This is an opinion piece.

I’ve always admired writers who seemingly could churn out columns by the bushel. That’s something I’ve never been able to do, as evidenced by my lack of new columns during November and December of 2020.

My mother, Shelba Allen, died last January, and my father, Edwin Allen, died in July, just six months and eight days after Mom. I’ve never stopped missing them, but the month-long holiday season from Thanksgiving to Christmas made their passing seem new again.

I wasn’t the best husband, father, brother or friend during December, because I didn’t handle the grieving well. The grief also prevented me from being able to focus on column writing.

Mother and Daddy were the first ones to teach me the true meaning of Christmas and celebrate the holiday with me, and for the first time in my life, they were missing at what should be the most joyous time of the year.

My beautiful bride, Malarie, and our precious children, James (6), Brady (4) and Maggie Jo (2), did their best to cheer me up and lift my spirits. I felt like the Grinch at times, but I didn’t steal my family’s Christmas joy.

In early December, James David started counting down the days to Santa Claus’ arrival. And at 4:48 on Christmas morning, Brady came in our bedroom and said, “Mommy and Daddy, Santa Claus came. Come and see!”

As I watched our children’s boundless energy Christmas Day, it reminded me of something Daddy said about his grandchildren: “If I had their energy, I’d get in trouble.”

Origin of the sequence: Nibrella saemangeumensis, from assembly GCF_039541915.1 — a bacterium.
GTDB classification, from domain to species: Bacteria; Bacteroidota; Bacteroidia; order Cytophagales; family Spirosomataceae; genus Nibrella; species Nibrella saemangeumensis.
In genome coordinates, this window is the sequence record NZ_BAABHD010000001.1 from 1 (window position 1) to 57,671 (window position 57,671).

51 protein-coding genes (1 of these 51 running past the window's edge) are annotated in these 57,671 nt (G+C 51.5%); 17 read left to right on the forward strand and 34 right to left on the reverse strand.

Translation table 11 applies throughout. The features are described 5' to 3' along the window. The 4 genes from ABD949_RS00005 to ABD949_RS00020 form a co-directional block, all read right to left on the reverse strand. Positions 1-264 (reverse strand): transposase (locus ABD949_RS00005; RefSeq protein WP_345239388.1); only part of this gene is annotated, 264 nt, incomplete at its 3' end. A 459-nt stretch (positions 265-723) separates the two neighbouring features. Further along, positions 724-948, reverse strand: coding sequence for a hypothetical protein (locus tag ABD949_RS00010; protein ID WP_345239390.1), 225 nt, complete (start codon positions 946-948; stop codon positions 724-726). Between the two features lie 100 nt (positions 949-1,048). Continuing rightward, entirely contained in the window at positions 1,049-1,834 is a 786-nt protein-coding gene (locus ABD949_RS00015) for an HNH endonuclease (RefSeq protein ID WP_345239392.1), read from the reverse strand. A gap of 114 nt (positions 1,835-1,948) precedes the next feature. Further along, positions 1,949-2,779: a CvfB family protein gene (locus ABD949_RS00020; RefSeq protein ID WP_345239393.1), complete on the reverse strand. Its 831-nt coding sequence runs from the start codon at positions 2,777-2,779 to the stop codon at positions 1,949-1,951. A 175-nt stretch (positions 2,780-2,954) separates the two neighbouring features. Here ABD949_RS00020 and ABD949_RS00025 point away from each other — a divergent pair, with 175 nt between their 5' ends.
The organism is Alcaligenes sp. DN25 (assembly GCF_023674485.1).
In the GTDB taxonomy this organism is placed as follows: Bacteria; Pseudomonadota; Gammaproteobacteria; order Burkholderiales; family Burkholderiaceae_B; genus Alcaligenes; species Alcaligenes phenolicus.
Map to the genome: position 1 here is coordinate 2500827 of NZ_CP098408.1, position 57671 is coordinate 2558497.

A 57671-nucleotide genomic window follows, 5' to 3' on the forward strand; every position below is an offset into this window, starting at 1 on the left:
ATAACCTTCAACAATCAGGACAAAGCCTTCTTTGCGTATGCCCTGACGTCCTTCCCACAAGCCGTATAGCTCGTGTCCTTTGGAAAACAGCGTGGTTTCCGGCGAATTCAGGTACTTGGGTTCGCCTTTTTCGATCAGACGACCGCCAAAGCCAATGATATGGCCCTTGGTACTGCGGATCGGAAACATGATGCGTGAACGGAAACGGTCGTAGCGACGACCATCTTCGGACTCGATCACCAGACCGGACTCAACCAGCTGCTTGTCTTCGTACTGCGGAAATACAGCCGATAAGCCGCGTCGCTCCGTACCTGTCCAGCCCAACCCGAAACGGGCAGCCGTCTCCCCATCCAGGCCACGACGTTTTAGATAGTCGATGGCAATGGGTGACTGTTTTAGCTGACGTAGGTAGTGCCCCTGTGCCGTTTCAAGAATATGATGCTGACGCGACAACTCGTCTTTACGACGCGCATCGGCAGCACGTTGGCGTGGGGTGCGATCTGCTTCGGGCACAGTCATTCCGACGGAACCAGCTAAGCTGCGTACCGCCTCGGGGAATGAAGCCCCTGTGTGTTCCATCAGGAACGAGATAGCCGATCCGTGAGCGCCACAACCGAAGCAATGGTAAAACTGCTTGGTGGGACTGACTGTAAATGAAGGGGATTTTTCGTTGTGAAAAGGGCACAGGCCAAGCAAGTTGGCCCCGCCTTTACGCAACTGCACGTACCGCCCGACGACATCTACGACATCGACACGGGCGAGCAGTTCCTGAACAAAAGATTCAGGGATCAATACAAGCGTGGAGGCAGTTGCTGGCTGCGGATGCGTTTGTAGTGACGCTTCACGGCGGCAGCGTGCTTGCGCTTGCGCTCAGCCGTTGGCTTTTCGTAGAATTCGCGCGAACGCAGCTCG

I’m sorry that many of you experienced a holiday season similar to mine, because 2020 seemed to be the year of death. COVID-19 joined the list of other killers we already know — like heart attacks, strokes, cancer, diabetes, Alzheimer’s, dementia, accidents and others. The coronavirus disrupted life as we knew it, and I wonder if the old normal will ever return.

I’m sure all of us know someone who died with, or because of, COVID-19. Malarie lost a co-worker, Sharon Parker, and a high school friend, Jessica Burgett Aaron, to it in the same week.

Time and time again during the first pandemic of my lifetime, I’ve been reminded of the words of James 4:14: “Whereas ye know not what shall be on the morrow. For what is your life? It is even a vapour, that appeareth for a little time, and then vanisheth away.”

I believe the only thing we can be certain of is where we will spend eternity, and it’s a choice we must make on our own. As 2021 begins, I hope you’ve made the choice to spend eternity with Jesus Christ. 

Shannon J. Allen is publisher for The Reporter. He can be reached at

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